4. Read my newest book, 'A Selfie Film, Falling in Love', see the film clips, and discuss the discussion questions with your kids or grand kids. Each question is carefully designed to bring generations closer and to give a change to discover good solutions that help kids grow up strong and mentally healthy even in a complex, overextended world, even as they pass through so many stages of development, like young love."
Dr. Holstein believes in the power of the Selfie as a new film art form and as a way for girls to gain power. The Selfie can be used to meet a dangerous stranger or can be used by an actress to develop a deeper authenticity with the character she is playing - much deeper than is possible when people are watching and/or directing in real time. As is very evident in her films, both the audience and the actors feel the deepened authenticity, as the characters become so real.
One of Dr. Holstein's recent short films, 'The Truth - A Short Film' uses the selfie concept to paint a portrait of a young girl. The new short film shows us how the girl attempts to deal with life changing problems, concerns, challenges and issues all young girls face. The result is an eye-opening, in-depth exploration of her life, giving the viewer the distinct impression that they have been somehow magically embedded into that life. If the selfie concept were be transformed into an art form, 'The Truth' would be the result. This film premiered at the Garden State Film Festival and its song, 'On The Edge of Something New' won the award as the best pop song of 2016.
The short two minute film by Dr. Holstein, 'The Truth, A Short Short Film', premiered at FilmOneFest in July. The film was chosen as an Official Selection in the Chain Film Festival held in Manhattan on August 13, 2016. The film was also selected by the Jersey City International Television and Film Festival (JCITFF), and was shown on Saturday, November 5 2016 at the Jersey City International Television and Film Festival.
'The Truth, a Short Film', a longer 16 minute portrayal of a girl growing up, was officially selected for the Golden Door International Film Festival held in September 2016. The Rahway International Film Festival chose the 2 minute version as an Official Selection.
Dr. Holstein's entire body of work is great for parents, grandparents, older siblings and teachers to establish lines of communication with the tweens and teens in their lives. Her books have received numerous awards. A recent review of Dr. Holstein's book, 'Secrets', stated, "This book should ideally be stocked in the home libraries of families with children and in school libraries worldwide."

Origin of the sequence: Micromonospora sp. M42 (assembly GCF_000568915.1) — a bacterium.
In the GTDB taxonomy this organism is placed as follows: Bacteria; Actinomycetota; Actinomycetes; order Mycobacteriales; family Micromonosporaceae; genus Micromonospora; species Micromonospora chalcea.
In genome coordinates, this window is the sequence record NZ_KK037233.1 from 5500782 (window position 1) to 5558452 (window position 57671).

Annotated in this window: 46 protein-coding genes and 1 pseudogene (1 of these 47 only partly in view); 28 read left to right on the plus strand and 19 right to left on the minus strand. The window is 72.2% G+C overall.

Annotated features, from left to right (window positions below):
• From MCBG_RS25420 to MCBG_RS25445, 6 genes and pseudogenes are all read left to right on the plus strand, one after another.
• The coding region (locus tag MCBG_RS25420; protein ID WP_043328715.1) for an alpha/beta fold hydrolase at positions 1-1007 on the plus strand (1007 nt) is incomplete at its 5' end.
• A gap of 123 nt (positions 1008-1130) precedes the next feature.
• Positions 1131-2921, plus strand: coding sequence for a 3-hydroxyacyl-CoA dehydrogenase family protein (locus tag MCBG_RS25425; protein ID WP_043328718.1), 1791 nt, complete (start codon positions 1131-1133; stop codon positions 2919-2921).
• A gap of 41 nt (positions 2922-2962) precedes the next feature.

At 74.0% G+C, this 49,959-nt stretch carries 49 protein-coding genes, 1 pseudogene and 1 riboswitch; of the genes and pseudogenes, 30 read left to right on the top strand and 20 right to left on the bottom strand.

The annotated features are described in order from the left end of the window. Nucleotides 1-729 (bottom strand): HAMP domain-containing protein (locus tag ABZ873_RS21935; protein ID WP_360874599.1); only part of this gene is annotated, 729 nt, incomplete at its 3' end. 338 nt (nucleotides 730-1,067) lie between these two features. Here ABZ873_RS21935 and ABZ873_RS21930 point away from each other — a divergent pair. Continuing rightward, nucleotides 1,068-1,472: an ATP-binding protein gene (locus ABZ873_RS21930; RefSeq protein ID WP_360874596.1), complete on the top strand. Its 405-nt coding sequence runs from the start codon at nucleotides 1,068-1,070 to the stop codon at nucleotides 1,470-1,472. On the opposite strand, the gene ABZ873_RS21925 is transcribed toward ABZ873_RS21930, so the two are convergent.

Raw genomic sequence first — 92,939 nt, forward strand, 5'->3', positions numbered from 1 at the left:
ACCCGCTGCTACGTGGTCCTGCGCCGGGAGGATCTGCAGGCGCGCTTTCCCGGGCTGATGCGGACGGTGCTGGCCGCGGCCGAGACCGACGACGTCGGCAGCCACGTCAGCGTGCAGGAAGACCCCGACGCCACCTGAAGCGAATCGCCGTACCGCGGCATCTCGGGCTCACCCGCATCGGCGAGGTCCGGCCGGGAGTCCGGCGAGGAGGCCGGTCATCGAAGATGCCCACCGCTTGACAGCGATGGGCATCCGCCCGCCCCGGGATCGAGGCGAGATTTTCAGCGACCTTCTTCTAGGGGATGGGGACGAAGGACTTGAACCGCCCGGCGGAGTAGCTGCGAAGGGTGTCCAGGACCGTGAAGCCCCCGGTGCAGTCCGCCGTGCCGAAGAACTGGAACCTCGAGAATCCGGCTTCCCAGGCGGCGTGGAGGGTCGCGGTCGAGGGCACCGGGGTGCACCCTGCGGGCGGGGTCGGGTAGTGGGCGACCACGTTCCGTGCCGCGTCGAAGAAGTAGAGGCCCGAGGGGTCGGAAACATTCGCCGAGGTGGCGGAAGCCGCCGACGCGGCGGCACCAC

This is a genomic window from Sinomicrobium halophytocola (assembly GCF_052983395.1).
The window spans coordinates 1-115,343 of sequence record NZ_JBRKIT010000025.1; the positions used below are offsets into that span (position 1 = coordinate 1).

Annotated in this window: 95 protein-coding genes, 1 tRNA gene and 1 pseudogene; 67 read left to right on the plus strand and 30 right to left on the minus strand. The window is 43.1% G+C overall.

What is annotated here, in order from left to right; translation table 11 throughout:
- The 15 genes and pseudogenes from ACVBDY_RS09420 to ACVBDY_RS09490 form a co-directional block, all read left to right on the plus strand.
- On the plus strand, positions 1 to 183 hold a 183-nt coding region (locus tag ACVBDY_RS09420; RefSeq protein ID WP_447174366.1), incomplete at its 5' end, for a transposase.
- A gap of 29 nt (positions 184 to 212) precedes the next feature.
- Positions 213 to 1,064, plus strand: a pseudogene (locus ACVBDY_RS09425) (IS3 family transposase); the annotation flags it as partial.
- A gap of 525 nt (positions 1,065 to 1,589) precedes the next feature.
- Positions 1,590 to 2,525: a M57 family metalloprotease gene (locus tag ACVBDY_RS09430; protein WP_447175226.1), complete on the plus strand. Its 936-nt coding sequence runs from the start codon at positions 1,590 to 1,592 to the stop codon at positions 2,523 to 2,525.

'The Truth' focuses on how teens communicate their deepest needs. A trailer from her new short film, 'The Truth', an Official Choice of the Garden State Film Festival, is available at www.thetruthforgirls.com. The trailer captures the world of technology and its public nature with the intense needs of a young girl to share her most private and most intimate thoughts, feelings, ideas and secrets.
A sequel to 'The Truth', 'A Selfie Film, Falling in Love', starring Megan Brown, is currently in production. In this first film, which will be part of a trilogy, based on 'Secrets, Diary of a Gutsy Teen', a girl shares her feelings and emotions, and pain as she falls in love, making Selfie Videos of herself. Whether these are another form of the old fashioned diary, or whether she is reaching out to a stranger is unclear. What is clear is her need to find someone or some place where she can share her longings and her hunger to find a home for her intense emotions. She needs to be understood, and to find peace of mind as she works her way through the adolescent storms.
Dr. Holstein is available for media interviews and can be reached using the information below or by email at firstname.lastname@example.org. All of her books are available at Amazon, Barnes and Noble and all other online retailers. More information is available at her website at http://www.TheTruthForGirls.com.
Dr. Barbara Becker Holstein, internationally known Positive Psychologist is the creator of The Enchanted Self ®, a positive psychology method for happiness. Dr. Holstein's Enchanted Self website, www.enchantedself.com, was just included as one of the best websites in positive psychology. She is in private practice in Long Branch, New Jersey with her husband, Dr. Russell M. Holstein.
Dr. Barbara can be found on the web, interviewed, writing articles and posting video 'TED' style talks on Happiness, Positive Psychology, Relationships and Parenting.
She has been a contributor to Heart and Soul, Cosmopolitan Magazine, Redbook, Real Simple, The Wall Street Journal, Time on line, the Today Show and Family Circle Magazine.
Dr. Barbara Becker Holstein
170 Morris Ave.,
Long Branch, New Jersey 07740